redrose: (Default)
Cross stitch started:
-Daffodil bowls (small, on linen)
-Daffodil bookmark (I think?0
-Poppy and cornflower needlebook and scissors keep (needs finishing, if nothing else)
-R. & M.'s wedding sampler
-Hardanger bookmark (needs finishing)
-Gigantic urn project (over 40 colors, I've been working on it for something like 10 years)

Knitting started:
-Pi shawl in sock wool.
-Slit up the front Cottage socks for E. I finally found them, but I'm having trouble figuring out how to get the edges not to curl. I may just rip these back, and make some nice slippers for E.
-Shrug - the neck ribbing was too tight, so I ripped it out, and will re-pick up the stitches and redo.
-Adjust the length of my cottage socks, since they're too long in the foot and I feel like I'm going to trip.

Sewing:
-L.'s dice bag
-M.'s dice bag
-M.'s furoshiki
-Various dresses
-Bloomers
-Roumanian blouse

Things to start soon:
-T.'s baby blanket
-crochet ball
-another knitted ball
-E. & T.'s cross stitch for the wedding


No wonder I feel overwhelmed!

Why I make

Jan. 16th, 2008 10:47 pm
redrose: (Default)
(Watching an episode of Craft in America.
I admire the skill that these people have, the knowledge, the ability. They are all making a living making, and that is beautiful.)

I learned to cross stitch in the summer of 1989, and since then, I have taught myself several other forms of embroidery. I learned to sew in high school. The Girl Scouts taught me to crochet in second grade, but I forgot how til my first year of grad school. I got obsessed with crochet then, and a friend taught me how to knit, and I really never went back to crochet. Since then, I've also learned to tat, and will learn to spin and weave as well. At some point, I'd like to play with temari and kumihimo, and braiding, and small loom weaving.

I make because I don't like sitting still, and it gives me something productive to do with my hands.

I make because I like making something.

I knit because it's in my genes - my mother's mother was a knitter, and a very good one too.

I tat because my father's mother tatted - it's one making I know she did, and I only found out years after her death.

Knitting and tatting connect me to my family, on both sides, in some profound way that I really don't have the words for.
redrose: (Default)
So, I'm knitting a shrug using Caron yarn and pattern. It was too big, by a lot, and I didn't have enough yarn to finish it. I have now ripped back to the arm length I want, and I'm ignoring the desired back width. I can always do something like make the circular collar bigger, or pick up a panel and lengthen the back, I suppose. It's very exciting, because I have a mindless project to work on.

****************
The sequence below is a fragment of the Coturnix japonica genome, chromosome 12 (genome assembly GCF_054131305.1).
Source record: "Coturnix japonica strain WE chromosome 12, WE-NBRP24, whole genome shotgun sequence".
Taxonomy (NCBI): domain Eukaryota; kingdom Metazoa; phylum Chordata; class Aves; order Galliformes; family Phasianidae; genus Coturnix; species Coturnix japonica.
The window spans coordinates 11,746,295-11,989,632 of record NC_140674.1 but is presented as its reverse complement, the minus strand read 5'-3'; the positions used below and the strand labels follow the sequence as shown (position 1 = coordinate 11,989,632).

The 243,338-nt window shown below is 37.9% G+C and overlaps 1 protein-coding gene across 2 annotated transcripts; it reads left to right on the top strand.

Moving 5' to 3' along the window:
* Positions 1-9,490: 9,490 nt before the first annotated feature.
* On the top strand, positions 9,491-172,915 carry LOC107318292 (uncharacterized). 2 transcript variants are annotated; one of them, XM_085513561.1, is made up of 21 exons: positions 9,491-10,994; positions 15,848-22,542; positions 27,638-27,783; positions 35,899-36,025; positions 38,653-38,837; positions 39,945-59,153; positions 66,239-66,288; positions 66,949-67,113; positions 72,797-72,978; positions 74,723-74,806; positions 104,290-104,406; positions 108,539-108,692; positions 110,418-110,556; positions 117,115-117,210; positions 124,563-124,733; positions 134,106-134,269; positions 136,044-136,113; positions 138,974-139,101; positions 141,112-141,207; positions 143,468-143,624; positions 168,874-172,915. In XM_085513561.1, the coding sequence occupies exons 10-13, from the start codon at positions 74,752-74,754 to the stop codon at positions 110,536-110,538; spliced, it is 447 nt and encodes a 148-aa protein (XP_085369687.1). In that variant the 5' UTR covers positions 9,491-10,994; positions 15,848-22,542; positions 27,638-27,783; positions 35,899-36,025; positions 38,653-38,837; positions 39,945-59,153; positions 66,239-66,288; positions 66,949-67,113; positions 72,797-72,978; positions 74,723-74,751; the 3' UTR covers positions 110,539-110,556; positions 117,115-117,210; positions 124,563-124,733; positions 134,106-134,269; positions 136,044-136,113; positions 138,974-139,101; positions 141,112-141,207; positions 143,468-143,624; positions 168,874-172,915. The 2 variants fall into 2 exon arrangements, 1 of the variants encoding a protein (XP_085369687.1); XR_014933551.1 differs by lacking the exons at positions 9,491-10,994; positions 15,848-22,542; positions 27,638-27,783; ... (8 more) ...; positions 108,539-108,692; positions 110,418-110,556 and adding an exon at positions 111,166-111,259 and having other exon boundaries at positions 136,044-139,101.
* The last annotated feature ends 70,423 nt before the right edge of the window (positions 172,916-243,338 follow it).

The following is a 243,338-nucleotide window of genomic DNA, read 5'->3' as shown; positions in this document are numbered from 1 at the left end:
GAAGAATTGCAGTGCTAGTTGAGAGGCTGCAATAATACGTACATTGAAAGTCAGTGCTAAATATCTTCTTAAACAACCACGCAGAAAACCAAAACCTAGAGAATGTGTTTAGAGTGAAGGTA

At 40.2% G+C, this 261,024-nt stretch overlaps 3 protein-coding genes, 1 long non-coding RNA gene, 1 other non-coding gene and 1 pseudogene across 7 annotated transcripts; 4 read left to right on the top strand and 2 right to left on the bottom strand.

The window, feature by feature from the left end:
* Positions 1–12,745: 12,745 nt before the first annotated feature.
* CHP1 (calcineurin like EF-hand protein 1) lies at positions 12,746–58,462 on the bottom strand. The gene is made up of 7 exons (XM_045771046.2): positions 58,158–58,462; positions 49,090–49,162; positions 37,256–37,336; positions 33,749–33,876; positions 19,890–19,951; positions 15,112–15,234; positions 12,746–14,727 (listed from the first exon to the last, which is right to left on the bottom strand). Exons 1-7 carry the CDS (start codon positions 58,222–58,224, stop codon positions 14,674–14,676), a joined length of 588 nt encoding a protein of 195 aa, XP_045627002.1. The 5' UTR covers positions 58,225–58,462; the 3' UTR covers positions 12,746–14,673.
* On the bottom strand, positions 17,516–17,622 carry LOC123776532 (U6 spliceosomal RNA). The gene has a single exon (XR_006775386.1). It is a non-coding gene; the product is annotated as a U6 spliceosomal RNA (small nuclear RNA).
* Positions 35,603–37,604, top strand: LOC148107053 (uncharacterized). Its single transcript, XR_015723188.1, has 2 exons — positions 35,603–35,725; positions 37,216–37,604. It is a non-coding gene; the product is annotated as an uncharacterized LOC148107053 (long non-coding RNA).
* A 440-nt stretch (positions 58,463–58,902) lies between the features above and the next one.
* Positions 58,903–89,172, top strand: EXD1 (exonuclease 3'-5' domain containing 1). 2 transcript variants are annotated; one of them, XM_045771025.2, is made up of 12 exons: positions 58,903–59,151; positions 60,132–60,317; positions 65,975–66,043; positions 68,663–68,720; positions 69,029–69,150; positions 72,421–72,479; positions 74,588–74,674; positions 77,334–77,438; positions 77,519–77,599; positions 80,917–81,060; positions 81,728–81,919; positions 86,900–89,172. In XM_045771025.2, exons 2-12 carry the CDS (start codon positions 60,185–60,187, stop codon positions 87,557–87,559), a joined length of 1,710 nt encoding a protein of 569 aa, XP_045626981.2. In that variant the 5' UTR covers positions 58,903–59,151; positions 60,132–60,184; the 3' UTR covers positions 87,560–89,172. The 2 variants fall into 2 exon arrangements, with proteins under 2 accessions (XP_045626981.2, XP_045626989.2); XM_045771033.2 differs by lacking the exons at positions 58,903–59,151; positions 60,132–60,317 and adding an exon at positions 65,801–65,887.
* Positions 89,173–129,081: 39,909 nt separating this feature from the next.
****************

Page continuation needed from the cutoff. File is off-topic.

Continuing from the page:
I have finished the chemises and skirts for the wedding on Saturday. Thank goodness!

I'm planning to use August to focus on the schoolwork much harder than I have been, catch up on already started projects, and clean and organize the house.
redrose: (Default)
A friend wants to dress up steampunk later this year.

I said I'd help, as much as I can, so here are some helpful (I hope) links.

First, I'm not horribly clear on exactly what steampunk is. I am operating on the assumption that Victorian era clothing (1850-1901 ish) is what is needed. So:

The Greater Bay Area Costumers Guild (GBACG) has an online pattern review, which is a great reference for specific patterns, and for thee names of pattern companies.

In the big US patternmakers, you want to look under costumes, then Civil War and Victorian.
Here are the links to the costume pages:
http://simplicity.com/index.cfm?cat=4&type=19
http://www.mccallpattern.com/list/costumes/page-1
http://www.butterick.com/list/costumes/page-1

If you want either of these two blouses I'll give you may patterns, since I'm never going to make them.

Folkwear has lots of interesting patterns. I've never made one (though I own several), so I cannot advise you how easy they are to follow. They are generally full of lots of information, including historical stuff.
redrose: (Default)
I've been working on headkerchiefs. And the poppy needlecase. And the purple skirt got started. It's very simple, but I haven't yet sat down and sewed it. And the Kroy socks I said I'd make with the lettuce edge- I changed my mind. They'll be mock-smock socks instead.

And I just started reading Phillip Dick's The Man in the High Castle. I got tempted after knitting guild, and bought two of his books. I find myself reaching for and wanting to own harder books now. I don't want the twinkie books to take up all the shelf space. I've been sorting as I go, unpacking, and it's amazing the number that can be left in boxes under the bed, and the fact that I'm willing to let any books go at all is stupendifying.
redrose: (Default)
Here are my weekend goals:
-start work on matrix stuff
-spend 1/2 hour on sorting papers.
-finish coton à broder; all I need to do is embroider the monogram, then it's done
-make brown skirt and purple skirt
-finish one red cranberry sock

If there's time:
-knit the second sock
-do more work on matrix
-do more paper sorting
-re-file patterns, put socks in separate books and note technique patterns
-figure out the needleholder thing and make it
-contemplate crochet hooks

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